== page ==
Specially selected historic real estate for old house enthusiasts.

Queen Anne in Canton, MO


For Sale

Added to OHD on 3/29/23   -   Last OHD Update: 3/29/23

811 College St, Canton, MO 63435

Maps: Street | Aerial

  • 4 Bed
  • 2 Bath
  • 3062 Sq Ft
  • 0.26 Ac.
This is a classic! If you have an appreciation of Victorian architecture, you will love this one. This home built in 1892 offers extraordinary woodwork, pocket doors, beautiful hardwood floors, large wraparound front porch, transom windows, stained glass, and the list could go on. There are 4 bedrooms on the 2nd floor with a full bathroom on both levels. The meticulously maintained property also features modern conveniences such as: kitchen with built in appliances (remodeled in 2005), a butler pantry, sunroom (2017), and separate HVAC serving each floor (replaced one furnace and A/C unit in 2015). The yard is handsomely adorned with a white picket fence & attractively decorated with plants/shrubbery, with nice patio areas to enjoy the outdoors. The exterior was repainted in 2017-2018, along with tuckpointing work in the basement in 2017-2018. The detached 2-car garage also includes ample space for a workshop. It is really hard to express the beauty of this one without seeing it!
Listed With

Virgil Welker, Fretwell And Associates :: (573) 767-5436

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1 month ago

Wow! Great looking home! It has a few HGTV moments but overall is quite a beautiful home.

Reply to  JDmiddleson | 4764 comments
1 month ago

Don’t you love that window in the hallway? Part of the exotic and the Moorish influences that became so trendy during the era, this window is one that I dream of having in my home. Today people call them keyhole windows, but I don’t believe that term was used during these decades and I’ve only ever really see it referred to as a Morrish, Eastern or exotic design. Any additional info on these tiny details I love if anyone has any facts to share. Regardless of these modern details, I call it Wonderful!

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You can see the influence adaptation.
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John Shiflet
1 month ago

George F. Barber really liked these Moorish or “keyhole” shaped windows. Several of his designs featured these windows. Given the “drama” seen at the entry (another trait of Barber designs) of this house it makes me wonder if this house matches anything from Barber’s plan-books? Moorish style was considered exotic and reminiscent of far away places. However, it never was mainstream during the Victorian era and the number of purely Moorish designed structures was fairly limited. Sadly, even among those limited numbers built, because they were of an architectural style unfamiliar to many, quite a few have been lost over the years. I recall a nice Moorish example in Atchison, Kansas (neglected) and it was razed about 20 years ago. Another Moorish House stood on Jackson Street in Muncie, IN, and it was razed only a couple of years ago. (see archival interior photos below) The popularity for Moorish interiors reached a peak in the 1890’s when even stately Colonial Revivals sometimes featured what was called a “Turkish Corner”. By 1910 the fad had passed and with few exceptions, Moorish fell out of favor along with everything else from the Victorian era. I found the newel post lamp in this house interesting in design. I wonder if the brass ring in the center was symbolic of ‘grabbing the brass ring”, a metaphor for achieving success? The opalescent swirl glass globe on top is exquisite as well. Wish there were a way to see this house when it was new-I imagine it was far more ornate and “artistic” than what we see today.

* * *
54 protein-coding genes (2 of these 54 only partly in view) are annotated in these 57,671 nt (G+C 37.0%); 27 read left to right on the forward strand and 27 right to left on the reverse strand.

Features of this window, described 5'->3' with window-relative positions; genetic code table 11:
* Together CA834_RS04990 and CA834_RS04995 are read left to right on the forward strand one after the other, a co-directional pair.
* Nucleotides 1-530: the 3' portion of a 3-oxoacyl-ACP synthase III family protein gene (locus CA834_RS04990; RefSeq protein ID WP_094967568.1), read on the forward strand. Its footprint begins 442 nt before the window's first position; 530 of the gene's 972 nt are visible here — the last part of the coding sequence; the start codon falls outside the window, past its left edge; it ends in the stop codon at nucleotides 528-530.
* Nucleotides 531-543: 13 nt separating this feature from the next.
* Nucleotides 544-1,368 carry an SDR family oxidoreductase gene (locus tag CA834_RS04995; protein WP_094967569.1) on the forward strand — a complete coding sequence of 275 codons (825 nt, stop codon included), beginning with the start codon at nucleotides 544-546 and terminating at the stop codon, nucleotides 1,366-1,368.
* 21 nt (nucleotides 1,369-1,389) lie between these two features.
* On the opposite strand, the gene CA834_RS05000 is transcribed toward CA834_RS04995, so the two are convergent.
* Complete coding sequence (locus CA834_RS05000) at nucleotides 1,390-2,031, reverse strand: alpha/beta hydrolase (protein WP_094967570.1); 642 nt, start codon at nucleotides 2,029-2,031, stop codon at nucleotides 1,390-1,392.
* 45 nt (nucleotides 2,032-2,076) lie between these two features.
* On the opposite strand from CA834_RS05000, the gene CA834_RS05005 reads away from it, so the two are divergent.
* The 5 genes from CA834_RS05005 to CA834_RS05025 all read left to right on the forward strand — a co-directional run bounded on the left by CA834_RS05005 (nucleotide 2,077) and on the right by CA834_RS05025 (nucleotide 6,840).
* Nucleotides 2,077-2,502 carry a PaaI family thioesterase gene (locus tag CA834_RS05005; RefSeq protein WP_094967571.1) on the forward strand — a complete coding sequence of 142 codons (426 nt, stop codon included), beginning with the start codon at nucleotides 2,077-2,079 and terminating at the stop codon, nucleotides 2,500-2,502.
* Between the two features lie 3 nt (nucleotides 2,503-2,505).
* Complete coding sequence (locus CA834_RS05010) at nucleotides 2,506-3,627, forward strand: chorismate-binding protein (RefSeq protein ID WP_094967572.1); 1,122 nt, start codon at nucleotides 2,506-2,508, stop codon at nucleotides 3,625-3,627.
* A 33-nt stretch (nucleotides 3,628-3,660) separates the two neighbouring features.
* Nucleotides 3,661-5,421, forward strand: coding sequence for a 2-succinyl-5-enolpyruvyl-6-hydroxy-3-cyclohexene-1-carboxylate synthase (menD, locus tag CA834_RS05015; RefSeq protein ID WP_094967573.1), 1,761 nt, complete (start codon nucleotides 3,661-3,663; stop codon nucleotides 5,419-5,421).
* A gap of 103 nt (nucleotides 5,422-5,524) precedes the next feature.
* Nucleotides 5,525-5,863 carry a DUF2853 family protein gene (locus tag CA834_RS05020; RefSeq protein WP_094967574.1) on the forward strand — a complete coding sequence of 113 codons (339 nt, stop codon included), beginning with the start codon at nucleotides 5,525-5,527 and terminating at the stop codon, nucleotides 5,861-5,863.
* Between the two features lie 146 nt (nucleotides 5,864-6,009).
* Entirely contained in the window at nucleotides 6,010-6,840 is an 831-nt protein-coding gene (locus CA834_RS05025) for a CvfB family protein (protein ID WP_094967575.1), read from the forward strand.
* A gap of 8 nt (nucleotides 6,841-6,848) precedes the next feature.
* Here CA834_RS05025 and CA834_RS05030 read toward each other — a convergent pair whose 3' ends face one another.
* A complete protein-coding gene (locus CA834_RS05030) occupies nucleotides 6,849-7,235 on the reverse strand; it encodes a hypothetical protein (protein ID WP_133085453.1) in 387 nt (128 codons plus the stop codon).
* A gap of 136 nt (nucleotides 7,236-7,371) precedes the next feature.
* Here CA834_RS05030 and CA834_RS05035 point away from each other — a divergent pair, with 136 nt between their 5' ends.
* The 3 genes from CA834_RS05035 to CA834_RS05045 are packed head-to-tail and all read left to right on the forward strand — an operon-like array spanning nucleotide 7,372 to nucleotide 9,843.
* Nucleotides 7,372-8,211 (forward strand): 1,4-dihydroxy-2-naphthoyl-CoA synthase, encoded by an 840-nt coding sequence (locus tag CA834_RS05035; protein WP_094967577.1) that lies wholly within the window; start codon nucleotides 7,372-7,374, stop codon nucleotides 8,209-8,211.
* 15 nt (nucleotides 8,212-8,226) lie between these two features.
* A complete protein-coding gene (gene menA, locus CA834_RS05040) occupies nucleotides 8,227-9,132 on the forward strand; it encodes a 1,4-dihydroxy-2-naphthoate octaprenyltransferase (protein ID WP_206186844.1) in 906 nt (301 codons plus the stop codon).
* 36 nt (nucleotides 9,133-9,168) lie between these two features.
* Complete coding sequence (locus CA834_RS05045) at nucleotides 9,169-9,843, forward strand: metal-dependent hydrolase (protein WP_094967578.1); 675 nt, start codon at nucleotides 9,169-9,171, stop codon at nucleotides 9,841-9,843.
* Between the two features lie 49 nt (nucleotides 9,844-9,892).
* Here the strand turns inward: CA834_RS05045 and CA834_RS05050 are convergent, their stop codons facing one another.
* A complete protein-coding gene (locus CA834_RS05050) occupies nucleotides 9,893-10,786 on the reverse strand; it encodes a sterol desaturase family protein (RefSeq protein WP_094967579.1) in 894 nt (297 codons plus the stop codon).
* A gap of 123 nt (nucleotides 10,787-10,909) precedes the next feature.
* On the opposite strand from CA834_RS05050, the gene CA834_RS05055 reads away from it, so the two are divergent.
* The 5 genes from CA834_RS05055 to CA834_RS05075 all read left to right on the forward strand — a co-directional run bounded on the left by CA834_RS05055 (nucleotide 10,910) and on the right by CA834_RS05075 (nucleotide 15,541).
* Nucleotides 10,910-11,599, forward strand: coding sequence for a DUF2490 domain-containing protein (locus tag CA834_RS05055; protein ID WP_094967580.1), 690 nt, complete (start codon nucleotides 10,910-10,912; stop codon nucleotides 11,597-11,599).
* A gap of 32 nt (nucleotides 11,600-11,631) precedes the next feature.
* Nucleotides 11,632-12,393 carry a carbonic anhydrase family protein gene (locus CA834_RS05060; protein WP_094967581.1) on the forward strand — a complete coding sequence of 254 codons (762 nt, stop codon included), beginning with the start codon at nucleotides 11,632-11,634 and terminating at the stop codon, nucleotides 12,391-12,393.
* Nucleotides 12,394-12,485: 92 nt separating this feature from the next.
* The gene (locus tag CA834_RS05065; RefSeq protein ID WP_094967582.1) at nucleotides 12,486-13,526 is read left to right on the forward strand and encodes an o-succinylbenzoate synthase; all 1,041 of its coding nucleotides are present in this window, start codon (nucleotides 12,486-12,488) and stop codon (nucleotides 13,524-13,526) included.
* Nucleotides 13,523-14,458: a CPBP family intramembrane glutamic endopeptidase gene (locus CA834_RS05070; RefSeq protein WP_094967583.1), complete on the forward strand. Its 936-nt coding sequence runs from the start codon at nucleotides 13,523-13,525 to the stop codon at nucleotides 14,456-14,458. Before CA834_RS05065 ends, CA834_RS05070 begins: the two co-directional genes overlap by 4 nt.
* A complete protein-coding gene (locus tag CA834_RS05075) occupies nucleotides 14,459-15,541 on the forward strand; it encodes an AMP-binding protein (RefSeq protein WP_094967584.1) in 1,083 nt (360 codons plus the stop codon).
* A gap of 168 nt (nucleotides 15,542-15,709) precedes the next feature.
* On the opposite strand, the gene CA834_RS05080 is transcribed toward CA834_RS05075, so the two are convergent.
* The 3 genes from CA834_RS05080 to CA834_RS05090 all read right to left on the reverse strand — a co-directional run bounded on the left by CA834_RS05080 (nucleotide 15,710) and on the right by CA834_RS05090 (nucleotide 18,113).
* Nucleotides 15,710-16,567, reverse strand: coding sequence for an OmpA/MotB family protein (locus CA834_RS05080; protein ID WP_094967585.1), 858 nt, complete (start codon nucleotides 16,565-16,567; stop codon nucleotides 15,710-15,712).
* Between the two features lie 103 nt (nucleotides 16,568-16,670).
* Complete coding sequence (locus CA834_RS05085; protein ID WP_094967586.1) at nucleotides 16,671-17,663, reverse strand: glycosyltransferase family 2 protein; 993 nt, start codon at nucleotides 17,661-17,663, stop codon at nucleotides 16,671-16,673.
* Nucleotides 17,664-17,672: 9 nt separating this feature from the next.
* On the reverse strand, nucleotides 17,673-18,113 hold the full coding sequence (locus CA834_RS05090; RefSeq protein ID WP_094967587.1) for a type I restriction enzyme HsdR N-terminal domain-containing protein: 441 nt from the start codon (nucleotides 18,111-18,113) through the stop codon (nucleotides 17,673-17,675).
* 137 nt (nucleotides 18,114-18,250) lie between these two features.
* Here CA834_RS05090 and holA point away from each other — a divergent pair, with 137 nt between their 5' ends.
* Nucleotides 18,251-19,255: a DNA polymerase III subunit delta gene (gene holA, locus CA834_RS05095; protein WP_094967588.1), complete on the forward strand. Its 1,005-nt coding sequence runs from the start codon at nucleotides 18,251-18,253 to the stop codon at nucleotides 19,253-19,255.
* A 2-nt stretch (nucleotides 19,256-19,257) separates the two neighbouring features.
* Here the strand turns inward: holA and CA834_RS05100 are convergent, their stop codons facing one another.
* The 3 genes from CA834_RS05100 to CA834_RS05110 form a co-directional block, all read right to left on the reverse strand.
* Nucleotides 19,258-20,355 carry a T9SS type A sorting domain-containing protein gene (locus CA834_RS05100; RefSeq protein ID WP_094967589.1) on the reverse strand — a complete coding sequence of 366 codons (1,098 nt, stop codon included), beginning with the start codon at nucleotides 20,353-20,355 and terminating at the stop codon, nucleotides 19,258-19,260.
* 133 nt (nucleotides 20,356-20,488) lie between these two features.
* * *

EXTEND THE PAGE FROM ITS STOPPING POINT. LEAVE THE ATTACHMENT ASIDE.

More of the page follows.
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Reply to  John Shiflet | 6768 comments
1 month ago

Yes definitely not the most popular house design for sure. I too questioned if this was a later Barber design. I feel like the design trend for Turkish, Moorish, Middle East influence only entered popularity in small amounts. A plate on the wall here and there, the Turkish pitcher on a stand, Fretwork and Grillwork was all inspired from that area as well as the keyhole window and morphed its way into all types of american design. But having an entire building in this design sure is not the norm for the time.

1 month ago

Wonderful house! I would love to live here!

1 month ago

Please flip the flag around (#14.) Star field is always in the upper left as you’re looking at it.

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